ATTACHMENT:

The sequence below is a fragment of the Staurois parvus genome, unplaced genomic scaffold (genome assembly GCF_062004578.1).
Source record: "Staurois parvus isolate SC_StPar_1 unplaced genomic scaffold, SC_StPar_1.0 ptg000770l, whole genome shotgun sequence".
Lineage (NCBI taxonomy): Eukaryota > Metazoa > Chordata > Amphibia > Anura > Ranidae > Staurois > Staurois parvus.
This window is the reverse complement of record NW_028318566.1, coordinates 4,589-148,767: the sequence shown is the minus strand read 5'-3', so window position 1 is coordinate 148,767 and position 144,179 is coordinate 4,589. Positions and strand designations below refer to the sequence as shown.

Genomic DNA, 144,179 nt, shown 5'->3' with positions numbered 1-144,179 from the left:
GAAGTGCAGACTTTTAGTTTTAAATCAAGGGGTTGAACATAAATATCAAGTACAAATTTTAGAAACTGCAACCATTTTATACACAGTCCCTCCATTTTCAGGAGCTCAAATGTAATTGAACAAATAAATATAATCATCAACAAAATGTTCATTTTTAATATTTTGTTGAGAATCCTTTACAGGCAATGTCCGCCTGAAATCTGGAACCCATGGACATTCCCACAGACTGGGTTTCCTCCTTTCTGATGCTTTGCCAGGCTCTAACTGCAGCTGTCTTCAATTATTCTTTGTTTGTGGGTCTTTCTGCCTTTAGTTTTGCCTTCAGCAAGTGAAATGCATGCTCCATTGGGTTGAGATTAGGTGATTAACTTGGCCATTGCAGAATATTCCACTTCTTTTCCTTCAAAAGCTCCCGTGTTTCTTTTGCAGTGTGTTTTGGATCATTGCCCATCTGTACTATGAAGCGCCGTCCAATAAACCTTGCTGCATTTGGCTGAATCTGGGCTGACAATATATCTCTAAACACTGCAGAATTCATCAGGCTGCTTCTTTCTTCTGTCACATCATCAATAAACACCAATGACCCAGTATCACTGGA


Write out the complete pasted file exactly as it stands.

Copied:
The sequence below is a fragment of the Staurois parvus genome, unplaced genomic scaffold (genome assembly GCF_062004578.1).
Source record: "Staurois parvus isolate SC_StPar_1 unplaced genomic scaffold, SC_StPar_1.0 ptg000770l, whole genome shotgun sequence".
Lineage (NCBI taxonomy): Eukaryota > Metazoa > Chordata > Amphibia > Anura > Ranidae > Staurois > Staurois parvus.
This window is the reverse complement of record NW_028318566.1, coordinates 4,589-148,767: the sequence shown is the minus strand read 5'-3', so window position 1 is coordinate 148,767 and position 144,179 is coordinate 4,589. Positions and strand designations below refer to the sequence as shown.

Genomic DNA, 144,179 nt, shown 5'->3' with positions numbered 1-144,179 from the left:
GAAGTGCAGACTTTTAGTTTTAAATCAAGGGGTTGAACATAAATATCAAGTACAAATTTTAGAAACTGCAACCATTTTATACACAGTCCCTCCATTTTCAGGAGCTCAAATGTAATTGAACAAATAAATATAATCATCAACAAAATGTTCATTTTTAATATTTTGTTGAGAATCCTTTACAGGCAATGTCCGCCTGAAATCTGGAACCCATGGACATTCCCACAGACTGGGTTTCCTCCTTTCTGATGCTTTGCCAGGCTCTAACTGCAGCTGTCTTCAATTATTCTTTGTTTGTGGGTCTTTCTGCCTTTAGTTTTGCCTTCAGCAAGTGAAATGCATGCTCCATTGGGTTGAGATTAGGTGATTAACTTGGCCATTGCAGAATATTCCACTTCTTTTCCTTCAAAAGCTCCCGTGTTTCTTTTGCAGTGTGTTTTGGATCATTGCCCATCTGTACTATGAAGCGCCGTCCAATAAACCTTGCTGCATTTGGCTGAATCTGGGCTGACAATATATCTCTAAACACTGCAGAATTCATCAGGCTGCTTCTTTCTTCTGTCACATCATCAATAAACACCAATGACCCAGTATCACTGGA